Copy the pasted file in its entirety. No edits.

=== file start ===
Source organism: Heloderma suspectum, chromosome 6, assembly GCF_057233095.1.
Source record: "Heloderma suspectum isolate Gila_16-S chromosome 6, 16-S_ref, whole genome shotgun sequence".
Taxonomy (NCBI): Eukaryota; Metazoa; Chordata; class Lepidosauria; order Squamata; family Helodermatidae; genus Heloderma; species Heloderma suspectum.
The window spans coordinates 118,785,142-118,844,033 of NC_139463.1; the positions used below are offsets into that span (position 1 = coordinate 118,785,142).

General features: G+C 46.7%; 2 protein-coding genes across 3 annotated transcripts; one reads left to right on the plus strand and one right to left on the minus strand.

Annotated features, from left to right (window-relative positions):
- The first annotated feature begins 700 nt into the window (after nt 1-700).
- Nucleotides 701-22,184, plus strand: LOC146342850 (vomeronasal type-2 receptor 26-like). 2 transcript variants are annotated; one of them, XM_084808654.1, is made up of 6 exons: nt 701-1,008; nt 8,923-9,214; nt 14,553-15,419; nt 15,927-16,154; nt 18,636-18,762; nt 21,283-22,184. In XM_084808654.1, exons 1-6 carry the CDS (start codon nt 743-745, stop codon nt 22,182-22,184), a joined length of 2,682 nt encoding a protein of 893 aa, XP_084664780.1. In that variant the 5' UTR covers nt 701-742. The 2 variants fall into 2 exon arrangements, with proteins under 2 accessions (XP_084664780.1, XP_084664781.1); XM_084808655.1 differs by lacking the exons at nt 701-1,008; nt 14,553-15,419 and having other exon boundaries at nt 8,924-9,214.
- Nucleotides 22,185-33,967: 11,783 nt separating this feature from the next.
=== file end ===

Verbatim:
Source organism: Heloderma suspectum, chromosome 6, assembly GCF_057233095.1.
Source record: "Heloderma suspectum isolate Gila_16-S chromosome 6, 16-S_ref, whole genome shotgun sequence".
Taxonomy (NCBI): Eukaryota; Metazoa; Chordata; class Lepidosauria; order Squamata; family Helodermatidae; genus Heloderma; species Heloderma suspectum.
The window spans coordinates 118,785,142-118,844,033 of NC_139463.1; the positions used below are offsets into that span (position 1 = coordinate 118,785,142).

General features: G+C 46.7%; 2 protein-coding genes across 3 annotated transcripts; one reads left to right on the plus strand and one right to left on the minus strand.

Annotated features, from left to right (window-relative positions):
- The first annotated feature begins 700 nt into the window (after nt 1-700).
- Nucleotides 701-22,184, plus strand: LOC146342850 (vomeronasal type-2 receptor 26-like). 2 transcript variants are annotated; one of them, XM_084808654.1, is made up of 6 exons: nt 701-1,008; nt 8,923-9,214; nt 14,553-15,419; nt 15,927-16,154; nt 18,636-18,762; nt 21,283-22,184. In XM_084808654.1, exons 1-6 carry the CDS (start codon nt 743-745, stop codon nt 22,182-22,184), a joined length of 2,682 nt encoding a protein of 893 aa, XP_084664780.1. In that variant the 5' UTR covers nt 701-742. The 2 variants fall into 2 exon arrangements, with proteins under 2 accessions (XP_084664780.1, XP_084664781.1); XM_084808655.1 differs by lacking the exons at nt 701-1,008; nt 14,553-15,419 and having other exon boundaries at nt 8,924-9,214.
- Nucleotides 22,185-33,967: 11,783 nt separating this feature from the next.